• Galglish notes a nonsequetor: They took out pay phones, now they can't use cell phones in the old pay-phone booths.
  • Kennedy: What really strikes me is this notion that we don't want to push the First Amendment too far. The FA is not for journalists, it is for everybody. Some of the problems about credentialing are difficult ones.

Malone asks: Will Section 230 (CDE) go away?

There's a consensus maybe not, but warns Dalglish: "I just think we haven't seen a nasty enough case."

And add Jon Hart quickly: "Involving a senator's daughter."

  • Stracher: He is worried we are going to lose some of these cases. When you lose them, you make bad law. He has lost some of them and he regrets filing them. Bad cases make bad law. It used to be when he was at CBS, the network always fought subpoenas. Now news organizations are more nuanced in how they are trying the handling of subpoenas. He says that is causing less "bad law" to be made.

Discussion about SLAPP lawsuits

Discussion wrapped up with a discussion of strategic lawsuits against public participation (SLAPP).

Questions and answers

  • Kennedy says a lot of the talk about subsidies is about preserving the journalism order that we have had up to this point. Aside from getting his Northeastern students jobs, he couldn't care less about that.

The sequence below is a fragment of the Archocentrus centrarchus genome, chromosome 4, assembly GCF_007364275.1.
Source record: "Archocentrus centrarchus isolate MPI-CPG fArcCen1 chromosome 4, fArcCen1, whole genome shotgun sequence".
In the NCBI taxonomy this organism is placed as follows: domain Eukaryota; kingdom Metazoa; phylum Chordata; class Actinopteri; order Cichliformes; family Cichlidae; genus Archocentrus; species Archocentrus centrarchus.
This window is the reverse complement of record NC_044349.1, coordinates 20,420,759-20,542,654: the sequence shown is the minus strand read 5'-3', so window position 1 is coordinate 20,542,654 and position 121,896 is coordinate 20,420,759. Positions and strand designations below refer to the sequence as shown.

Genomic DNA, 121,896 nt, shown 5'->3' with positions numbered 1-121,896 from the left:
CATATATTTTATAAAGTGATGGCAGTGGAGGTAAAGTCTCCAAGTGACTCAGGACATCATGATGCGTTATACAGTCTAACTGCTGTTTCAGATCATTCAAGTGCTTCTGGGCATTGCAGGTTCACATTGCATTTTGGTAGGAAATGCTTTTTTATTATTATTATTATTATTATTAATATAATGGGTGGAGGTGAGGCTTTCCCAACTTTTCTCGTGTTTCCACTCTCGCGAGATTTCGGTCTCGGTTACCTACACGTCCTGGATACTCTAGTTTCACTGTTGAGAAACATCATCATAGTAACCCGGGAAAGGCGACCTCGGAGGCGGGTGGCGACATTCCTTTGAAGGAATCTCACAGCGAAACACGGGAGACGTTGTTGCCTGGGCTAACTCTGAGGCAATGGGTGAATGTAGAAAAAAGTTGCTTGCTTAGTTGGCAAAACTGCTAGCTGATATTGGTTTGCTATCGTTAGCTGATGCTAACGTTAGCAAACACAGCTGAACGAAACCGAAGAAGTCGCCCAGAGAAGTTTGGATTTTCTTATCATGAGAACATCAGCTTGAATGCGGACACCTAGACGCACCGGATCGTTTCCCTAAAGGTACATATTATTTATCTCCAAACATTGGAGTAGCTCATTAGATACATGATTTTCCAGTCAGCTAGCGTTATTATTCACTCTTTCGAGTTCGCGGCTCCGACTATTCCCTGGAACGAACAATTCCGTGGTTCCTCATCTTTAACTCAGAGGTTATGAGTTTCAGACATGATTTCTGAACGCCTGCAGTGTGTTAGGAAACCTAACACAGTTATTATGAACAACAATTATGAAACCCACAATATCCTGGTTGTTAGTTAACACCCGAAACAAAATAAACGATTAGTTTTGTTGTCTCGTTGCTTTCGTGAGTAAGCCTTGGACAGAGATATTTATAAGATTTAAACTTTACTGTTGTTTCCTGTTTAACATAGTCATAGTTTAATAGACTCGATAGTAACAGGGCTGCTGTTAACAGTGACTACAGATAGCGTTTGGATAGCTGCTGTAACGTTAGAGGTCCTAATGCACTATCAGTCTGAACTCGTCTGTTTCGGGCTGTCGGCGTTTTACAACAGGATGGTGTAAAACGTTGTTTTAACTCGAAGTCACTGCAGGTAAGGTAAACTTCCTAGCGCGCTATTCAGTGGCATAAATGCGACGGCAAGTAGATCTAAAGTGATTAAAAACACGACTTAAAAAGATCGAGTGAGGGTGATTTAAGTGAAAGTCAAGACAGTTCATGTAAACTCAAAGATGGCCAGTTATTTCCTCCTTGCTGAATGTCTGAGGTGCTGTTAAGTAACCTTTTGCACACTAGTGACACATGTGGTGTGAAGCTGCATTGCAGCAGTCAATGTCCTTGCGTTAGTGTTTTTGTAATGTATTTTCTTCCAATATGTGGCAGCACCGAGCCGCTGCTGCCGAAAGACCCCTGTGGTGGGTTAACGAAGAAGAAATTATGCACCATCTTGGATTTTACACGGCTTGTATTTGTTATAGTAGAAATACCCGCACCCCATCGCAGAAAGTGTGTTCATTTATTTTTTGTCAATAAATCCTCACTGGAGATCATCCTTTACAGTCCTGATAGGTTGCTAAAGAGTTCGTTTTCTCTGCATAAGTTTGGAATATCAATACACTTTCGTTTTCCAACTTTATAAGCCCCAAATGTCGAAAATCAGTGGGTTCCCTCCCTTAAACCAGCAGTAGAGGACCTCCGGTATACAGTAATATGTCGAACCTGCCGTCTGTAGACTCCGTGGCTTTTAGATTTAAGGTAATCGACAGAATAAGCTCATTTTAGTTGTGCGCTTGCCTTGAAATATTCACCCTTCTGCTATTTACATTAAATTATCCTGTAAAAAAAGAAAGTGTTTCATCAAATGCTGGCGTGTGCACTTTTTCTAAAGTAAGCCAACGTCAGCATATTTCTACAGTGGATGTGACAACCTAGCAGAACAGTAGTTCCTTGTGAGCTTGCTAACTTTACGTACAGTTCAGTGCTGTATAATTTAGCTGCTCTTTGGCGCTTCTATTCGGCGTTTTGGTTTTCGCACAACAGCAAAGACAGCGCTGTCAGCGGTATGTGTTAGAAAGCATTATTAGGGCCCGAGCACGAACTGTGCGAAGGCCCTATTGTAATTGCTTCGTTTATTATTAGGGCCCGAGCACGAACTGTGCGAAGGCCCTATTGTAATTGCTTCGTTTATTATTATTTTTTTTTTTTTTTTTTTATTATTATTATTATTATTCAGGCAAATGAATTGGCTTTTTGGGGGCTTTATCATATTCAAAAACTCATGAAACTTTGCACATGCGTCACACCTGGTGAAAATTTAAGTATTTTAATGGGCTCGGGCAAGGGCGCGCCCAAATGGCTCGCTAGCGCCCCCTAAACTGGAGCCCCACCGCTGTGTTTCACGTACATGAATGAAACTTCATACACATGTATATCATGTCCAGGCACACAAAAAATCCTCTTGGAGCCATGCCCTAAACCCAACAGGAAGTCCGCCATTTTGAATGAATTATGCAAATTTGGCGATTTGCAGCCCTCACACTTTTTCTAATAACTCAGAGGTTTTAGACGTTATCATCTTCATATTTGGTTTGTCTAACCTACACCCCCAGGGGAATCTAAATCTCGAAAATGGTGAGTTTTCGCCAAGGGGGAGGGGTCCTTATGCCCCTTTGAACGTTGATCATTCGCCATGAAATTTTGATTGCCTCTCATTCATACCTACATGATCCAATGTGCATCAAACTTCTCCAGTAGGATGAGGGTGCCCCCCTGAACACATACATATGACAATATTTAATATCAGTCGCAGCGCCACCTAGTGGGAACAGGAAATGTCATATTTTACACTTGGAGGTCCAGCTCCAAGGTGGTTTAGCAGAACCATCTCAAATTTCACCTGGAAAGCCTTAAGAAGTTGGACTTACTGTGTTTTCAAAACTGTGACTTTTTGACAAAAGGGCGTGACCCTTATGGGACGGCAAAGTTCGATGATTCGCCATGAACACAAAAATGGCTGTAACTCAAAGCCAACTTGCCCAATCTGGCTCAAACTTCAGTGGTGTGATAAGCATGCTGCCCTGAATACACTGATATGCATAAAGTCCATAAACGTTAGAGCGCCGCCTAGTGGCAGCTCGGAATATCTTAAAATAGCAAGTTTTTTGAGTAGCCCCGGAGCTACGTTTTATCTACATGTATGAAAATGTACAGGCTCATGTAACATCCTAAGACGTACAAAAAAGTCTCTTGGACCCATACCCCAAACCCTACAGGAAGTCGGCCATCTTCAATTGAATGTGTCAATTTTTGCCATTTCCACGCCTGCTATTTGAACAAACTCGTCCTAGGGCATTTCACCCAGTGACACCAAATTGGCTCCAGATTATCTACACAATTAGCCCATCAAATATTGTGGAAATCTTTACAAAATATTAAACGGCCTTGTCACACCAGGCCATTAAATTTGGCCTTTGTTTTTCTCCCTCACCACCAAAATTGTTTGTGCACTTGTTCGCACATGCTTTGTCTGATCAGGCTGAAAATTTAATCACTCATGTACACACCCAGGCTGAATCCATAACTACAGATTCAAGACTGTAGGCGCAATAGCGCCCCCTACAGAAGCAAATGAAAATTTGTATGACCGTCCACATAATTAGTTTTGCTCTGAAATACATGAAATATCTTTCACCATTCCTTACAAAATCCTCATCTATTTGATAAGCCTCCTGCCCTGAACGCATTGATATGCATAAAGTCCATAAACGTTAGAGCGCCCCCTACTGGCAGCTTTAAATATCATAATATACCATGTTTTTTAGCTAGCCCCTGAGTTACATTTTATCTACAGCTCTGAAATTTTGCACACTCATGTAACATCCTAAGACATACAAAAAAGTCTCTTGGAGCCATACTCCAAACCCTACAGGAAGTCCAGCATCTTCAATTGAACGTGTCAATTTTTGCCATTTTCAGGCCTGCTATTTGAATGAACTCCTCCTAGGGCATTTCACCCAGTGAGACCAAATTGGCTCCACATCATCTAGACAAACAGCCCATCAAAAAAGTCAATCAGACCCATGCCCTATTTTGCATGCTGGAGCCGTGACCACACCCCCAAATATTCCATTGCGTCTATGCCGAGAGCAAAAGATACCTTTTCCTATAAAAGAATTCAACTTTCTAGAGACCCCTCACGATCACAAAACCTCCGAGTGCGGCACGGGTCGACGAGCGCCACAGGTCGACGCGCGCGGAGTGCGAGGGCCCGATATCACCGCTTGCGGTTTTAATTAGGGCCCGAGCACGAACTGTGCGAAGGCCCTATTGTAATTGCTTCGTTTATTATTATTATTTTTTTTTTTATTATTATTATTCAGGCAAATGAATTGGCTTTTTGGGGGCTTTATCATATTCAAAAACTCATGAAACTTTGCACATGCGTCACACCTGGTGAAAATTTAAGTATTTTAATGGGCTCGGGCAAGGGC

He thinks the big expansion of journalism from 1960 on was an anomaly. He says the Washington Post newsroom, after rounds of cutting, "is now about the size it was when they broke Watergate." He says The Boston Globe now seems to be in some equilibrium.

  • Stearns: Says the years Kennedy sites are the years of media consolidation also. So we shouldn't be careful not to celebrate that growth. He says nobody has done the big "market-failure analysis" that needs to be done. Folks agree there is not enough foundation money -- and perhaps not enough advertising money either -- to support jouranlism. "I do believe we are facing a market failure." He says the difference with librarians is that librarians are funded by the taxpayers.
  • Stracher: In some ways Watergate and Woodward and Bernstein was the beginning of the cult of the rock star in journalism. "May be are in an appropriate winnowing where we are returning to a more normal state."
  • Stearns: Someone said earlier of you are paid by government, you are going to kow-tow to government. He cites Katie Couric sidling up to power as an example to the contrary.
  • Kennedy: "We tend to cover many stories as if they are sporting event."
  • Stracher: "Cozing up to political powers is nothing new." Reporters used to pay cards with Harry Truman. And they kept Roosevelt's disability secret.